Locke review

A mundane yet compelling drama immortalises the M6 in a 85 minute film-drive with Tom Hardy.

The short and spoiler free version:

Rating: 4 (out of 5)
Overall: A thriller that both is and isn’t what you expect, an interesting diversion from the usual style of films and a personal drama with a sympathetic protagonist easy to become invested in.
Best for: Those who enjoy homely well-realised characters and realistic(ish) drama with nicely tuned small-world tension and humor.
Less so for: Those hoping for action film tropes, life-or-death thrills and/or a car chase.
Summary: Ivan Locke, construction manager and family man, receives a phone call on a crucial night of his career that causes him to quite literally take a turn down a different road, with all the consequences that brings.

locke_2885177bThe slightly longer version (spoilers from second paragraph):

The whole film, by which I mean 99%, is set in the car, which becomes the BMW Of Destiny during the 85 minutes you watch Ivan in it. Visually, therefore, it was not so absorbing that I didn’t occasionally glance at my film buddy to check their reaction instead. But the acting was ultimately far more rewarding to watch; the small expressions play across Tom Hardy’s face in a frequently painfully relateable way. The use of assorted camera angles helped, but still only two angles here really matter – Ivan Locke’s expressions and the car display showing incoming and outgoing calls. It’s a film that makes me want to watch Buried for comparison, but that’s going to have to wait for at least the duration of this review. The homely intimate feel was enhanced by the warm coloured lighting of the motorway inside the car, and Locke’s comfy jumper – visual clues that perhaps started to hint that this wasn’t your usual shiny metal thriller.

Locke is a very homely character, and everything about the details of his job as construction professional (which he is passionate about, especially regarding concrete), to his younger work colleague Donal and his boss Gareth from which most of the humour comes, to the crux of the drama involving the two women in his life, Katrina and Bethan, feels realistic and wonderfully fleshed out. Bethan (Olivia Colman), which we take the perfect amount of time to find out, is his one-time mistress from a slightly drunk work-do night and is now in labour with his child. She’s gone into labour earlier than was expected, and now he is on his way to see her, feeling strongly that this is the right thing to do, no matter the consequences.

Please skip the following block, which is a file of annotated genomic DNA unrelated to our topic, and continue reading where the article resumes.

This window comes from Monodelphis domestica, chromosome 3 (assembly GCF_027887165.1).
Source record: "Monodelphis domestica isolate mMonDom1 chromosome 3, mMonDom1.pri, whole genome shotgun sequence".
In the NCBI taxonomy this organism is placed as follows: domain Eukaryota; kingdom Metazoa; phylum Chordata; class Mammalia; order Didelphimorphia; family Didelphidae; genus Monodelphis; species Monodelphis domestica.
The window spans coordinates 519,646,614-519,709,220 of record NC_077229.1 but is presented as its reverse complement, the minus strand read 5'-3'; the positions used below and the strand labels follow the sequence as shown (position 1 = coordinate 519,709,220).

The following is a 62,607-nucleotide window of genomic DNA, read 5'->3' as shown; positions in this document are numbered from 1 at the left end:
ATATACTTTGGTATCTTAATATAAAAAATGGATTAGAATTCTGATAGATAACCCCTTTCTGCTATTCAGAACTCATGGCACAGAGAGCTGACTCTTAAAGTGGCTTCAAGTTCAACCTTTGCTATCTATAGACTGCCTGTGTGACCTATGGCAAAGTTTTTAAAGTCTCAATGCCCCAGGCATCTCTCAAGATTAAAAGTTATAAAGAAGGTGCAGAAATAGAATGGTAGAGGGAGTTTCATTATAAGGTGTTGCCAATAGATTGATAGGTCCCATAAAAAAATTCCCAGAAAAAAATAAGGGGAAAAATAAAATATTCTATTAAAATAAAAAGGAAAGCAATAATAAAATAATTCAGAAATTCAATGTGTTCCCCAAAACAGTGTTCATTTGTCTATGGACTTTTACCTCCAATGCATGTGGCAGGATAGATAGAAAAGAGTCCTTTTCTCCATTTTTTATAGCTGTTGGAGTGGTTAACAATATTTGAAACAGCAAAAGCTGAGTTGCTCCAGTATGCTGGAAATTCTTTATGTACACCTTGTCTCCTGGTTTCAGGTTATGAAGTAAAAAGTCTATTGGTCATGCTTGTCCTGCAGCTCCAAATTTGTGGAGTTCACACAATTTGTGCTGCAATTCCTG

And the consequences do come. Naturally Katrina (Ruth Wilson), his wife, does not take well to being told the reasons that he’s not coming home that night. Through a series of emotional calls home, some of which are answered by one of his sons as she cries and otherwise struggles with her feelings in the bathroom, we tensely follow her reactions come to their conclusion. There is no doubt that her reactions are the sort to provoke conversation post-movie. Whilst Locke’s largely pragmatic approach to his past mistake probably doesn’t help, it may be seen as more understandable than her dramatic rejection of him, especially in their final conversation where the assumption appears to be that she won’t let him come home. She declares decisively that there is a world of difference between once and never. The film, fortunately or unfortunately, does not let us know whether or not, or how, they work it out afterwards. I will simply say that her bad reaction was obviously as essential to the plot even as much as it felt geniune and moving, and provoking a thoughtful response from its watchers can only be counted as a success for the film.

Donal is a very loveable character voiced by Andrew Scott, and as the man forming Ivan’s hands and feet back at the work base I felt myself very much routing for him alongside Ivan (like when he has to leave his post to run and catch some helping hands) as much as sharing Ivan’s frustrations when we hear he’s been drinking on the job. It is shown subtly and pleasantly how Donal is clearly Locke’s subordinate, and yet we can easily see how Locke’s opinion of him as a ‘good man’ is justified, and his trust in him proves well placed. Whilst Gareth, their mutual boss and charmingly titled ‘Bastard’ on Locke’s call screen, doesn’t have much in terms of call time, his contributions are hilarious and add another amusing layer of dynamics to Locke’s work life.

Kudos to writer and director Steven Knight, then. If there is any area where the film is weaker it would probably be in Locke’s conversations with his dead father. Whilst they do provide interesting background motivation for Ivan’s decision, they do feel slightly more excessive than the more subtle show-over-tell nature in the rest of the film, so I have mixed feelings for those scenes. The same goes for the ending of the film. Whilst I appreciate the neatness of the film ending with Locke in the car just as he has been for essentially the entirety of the film, for some reason I did feel that leaving this as the ending was slightly dissatisfying for me. Even an auditory ending of his arrival and a baby’s cry over a black screen might have helped me in this regard, I think. As he neared his destination at the end I felt like I had been left behind holding an assumptive conclusion whilst he made the final stretch, rather than enjoying the conclusion with him. Perhaps this is my personal taste.

Overall a very satisfying and interesting film that has definitely parked in a warm corner of my heart.


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